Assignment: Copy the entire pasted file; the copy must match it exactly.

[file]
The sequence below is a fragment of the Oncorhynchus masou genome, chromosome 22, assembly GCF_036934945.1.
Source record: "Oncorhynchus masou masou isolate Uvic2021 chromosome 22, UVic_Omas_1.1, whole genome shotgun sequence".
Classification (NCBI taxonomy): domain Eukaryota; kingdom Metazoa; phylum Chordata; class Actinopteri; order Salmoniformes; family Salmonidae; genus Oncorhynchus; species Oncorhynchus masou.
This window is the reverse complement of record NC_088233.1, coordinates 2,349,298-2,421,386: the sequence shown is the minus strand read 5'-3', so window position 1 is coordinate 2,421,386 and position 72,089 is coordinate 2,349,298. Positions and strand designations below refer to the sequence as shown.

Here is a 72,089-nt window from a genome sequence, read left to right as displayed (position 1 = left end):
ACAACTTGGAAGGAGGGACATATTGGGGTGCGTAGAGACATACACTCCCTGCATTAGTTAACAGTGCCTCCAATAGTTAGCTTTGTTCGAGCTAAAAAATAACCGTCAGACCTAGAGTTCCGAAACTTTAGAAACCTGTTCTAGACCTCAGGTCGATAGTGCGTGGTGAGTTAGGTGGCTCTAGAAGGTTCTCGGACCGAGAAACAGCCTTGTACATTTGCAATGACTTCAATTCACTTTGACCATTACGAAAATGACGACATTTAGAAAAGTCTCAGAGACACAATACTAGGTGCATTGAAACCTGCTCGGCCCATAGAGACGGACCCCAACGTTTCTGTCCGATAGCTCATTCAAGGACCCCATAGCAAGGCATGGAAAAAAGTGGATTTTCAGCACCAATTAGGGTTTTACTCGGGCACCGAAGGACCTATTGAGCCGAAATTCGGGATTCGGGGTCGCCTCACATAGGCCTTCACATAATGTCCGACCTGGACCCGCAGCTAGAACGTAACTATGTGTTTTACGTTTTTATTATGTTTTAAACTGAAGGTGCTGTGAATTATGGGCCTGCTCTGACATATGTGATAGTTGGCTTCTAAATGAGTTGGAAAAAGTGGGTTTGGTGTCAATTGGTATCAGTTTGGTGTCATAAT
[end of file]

The sequence below is a fragment of the Oncorhynchus masou genome, chromosome 22, assembly GCF_036934945.1.
Source record: "Oncorhynchus masou masou isolate Uvic2021 chromosome 22, UVic_Omas_1.1, whole genome shotgun sequence".
Classification (NCBI taxonomy): domain Eukaryota; kingdom Metazoa; phylum Chordata; class Actinopteri; order Salmoniformes; family Salmonidae; genus Oncorhynchus; species Oncorhynchus masou.
This window is the reverse complement of record NC_088233.1, coordinates 2,349,298-2,421,386: the sequence shown is the minus strand read 5'-3', so window position 1 is coordinate 2,421,386 and position 72,089 is coordinate 2,349,298. Positions and strand designations below refer to the sequence as shown.

Here is a 72,089-nt window from a genome sequence, read left to right as displayed (position 1 = left end):
ACAACTTGGAAGGAGGGACATATTGGGGTGCGTAGAGACATACACTCCCTGCATTAGTTAACAGTGCCTCCAATAGTTAGCTTTGTTCGAGCTAAAAAATAACCGTCAGACCTAGAGTTCCGAAACTTTAGAAACCTGTTCTAGACCTCAGGTCGATAGTGCGTGGTGAGTTAGGTGGCTCTAGAAGGTTCTCGGACCGAGAAACAGCCTTGTACATTTGCAATGACTTCAATTCACTTTGACCATTACGAAAATGACGACATTTAGAAAAGTCTCAGAGACACAATACTAGGTGCATTGAAACCTGCTCGGCCCATAGAGACGGACCCCAACGTTTCTGTCCGATAGCTCATTCAAGGACCCCATAGCAAGGCATGGAAAAAAGTGGATTTTCAGCACCAATTAGGGTTTTACTCGGGCACCGAAGGACCTATTGAGCCGAAATTCGGGATTCGGGGTCGCCTCACATAGGCCTTCACATAATGTCCGACCTGGACCCGCAGCTAGAACGTAACTATGTGTTTTACGTTTTTATTATGTTTTAAACTGAAGGTGCTGTGAATTATGGGCCTGCTCTGACATATGTGATAGTTGGCTTCTAAATGAGTTGGAAAAAGTGGGTTTGGTGTCAATTGGTATCAGTTTGGTGTCATAAT